> usually they lack the knowhow on how to handle telephony.
I agree....though the "old" bit is dangerous territory. And btw, how is
this different from your building's security guards are "old" (or
under-trained) and don't know how to work the new biometric
authentication system for your building door security?
> The telephony administrators which had become VoIP administrators, and
> in those cases is usually even worse because they have no idea how IP
> infrastructure works, those are the ones that install 10 systems in
> the path of the RTP increasing the delay.
I think this is to be expected, and is a combination of fast. hot
technology, lack of training and additional responsibilities being
tacked on to the administrators, who are now expected to keep the
systems running and patched, handle the firewalls/IPS and now take over
the phone systems since it's "just another network application."
> There are cases when administrators do understand what is going on
> under the hat of a VoIP system, but is not common. And the same
> problem actually exists for all systems this days. Is just happens
> that in VoIP due to his RTC character is more easier to notice.
And good for them, as their employment prospects are looking very well
these days. But you're still talking skill set deficiencies here, which
to me is part of the security problem.
I like physical world examples that parallel digital ones, and one
example I think parallels Internet security in general is the evolution
of the US military's HumVee vehicle in the face of threats.
Baghdad airport road is the most dangerous road in Iraq, and the
Internet "Information Highway" has become in many respect the
equivalent. We've all seen the the horrible impact of attacks against
light vehicles from IEDs, and the failure of providing adequate
I think we're at the very beginning of VoIP threats here, and have not
even hit the "hillbilly armor" stage. With the huge rollouts,
widespread deployments and money-grab with of all kinds of VoIP (from
home users to carriers...to Skype...to the geek at home with a Asterisk
box...to Google's click-to-harass...to JaJah-style call
brokering) the herd is still in motion. However, once these attacks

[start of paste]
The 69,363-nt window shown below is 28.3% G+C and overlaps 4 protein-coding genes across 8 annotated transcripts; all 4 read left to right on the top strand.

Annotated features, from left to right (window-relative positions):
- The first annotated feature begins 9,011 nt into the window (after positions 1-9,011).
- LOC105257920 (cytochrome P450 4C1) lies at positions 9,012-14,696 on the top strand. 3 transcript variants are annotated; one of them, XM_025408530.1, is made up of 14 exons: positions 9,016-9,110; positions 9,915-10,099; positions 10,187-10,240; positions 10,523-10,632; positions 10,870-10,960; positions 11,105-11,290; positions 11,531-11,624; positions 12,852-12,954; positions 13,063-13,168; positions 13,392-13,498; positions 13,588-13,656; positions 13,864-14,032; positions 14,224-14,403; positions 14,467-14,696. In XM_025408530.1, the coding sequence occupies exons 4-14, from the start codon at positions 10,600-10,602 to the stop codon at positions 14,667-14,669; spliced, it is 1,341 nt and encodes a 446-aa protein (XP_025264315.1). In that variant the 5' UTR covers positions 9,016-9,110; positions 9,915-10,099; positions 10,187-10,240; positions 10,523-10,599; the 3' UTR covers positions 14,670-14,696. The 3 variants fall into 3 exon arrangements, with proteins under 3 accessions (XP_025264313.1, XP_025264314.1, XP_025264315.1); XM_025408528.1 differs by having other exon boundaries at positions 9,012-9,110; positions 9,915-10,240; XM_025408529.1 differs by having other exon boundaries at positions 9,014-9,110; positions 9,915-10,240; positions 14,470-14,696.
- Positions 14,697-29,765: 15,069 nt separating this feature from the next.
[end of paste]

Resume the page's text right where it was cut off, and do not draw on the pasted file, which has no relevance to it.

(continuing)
materialize, there will be the lamenting and pain of reacting, and we
can expect plenty of...to paraphrase Donald Rumsfeld, "You go to VoIP
with the security you have, not the security you wish you had."
Who gets hurt with VoIP insecurities will depend on many factors,
including where they are playing in this huge space, what type of VoIP
or VoIP-peripheral service they're using, if they are targeted, etc.
As a simple example, for some folks a consumer VoIP box that's
unencrypted may be a fine choice, with the acceptable risk of that on a
DSL/cable modem at home....but if that user is a business traveler and
takes the box to a hotel network to keep his same number and save a few
bucks, well the risk is now significantly increased and that VoIP
connection may not be appropriate for the big M&A deal he's putting
I was thinking the other day what steps I'd take to secure a enterprise
VoIP deployment and the funny thing that came to me was demand a faster
and detailed billing turnaround from the VoIP provider...I think I'd
push my budget towards that rather than the fancy VoIP aware security
appliance du jour. Forget the layers of security, marketing rambles and
added network complexity, this VoIP is hard enough already. Give me
some opensource PBXs, a few hardened, stripped-down BSD firewalls and
hourly billing/call correlation with alerting. After all, the hit is
that bill at the end of the month, and will be when most folks discover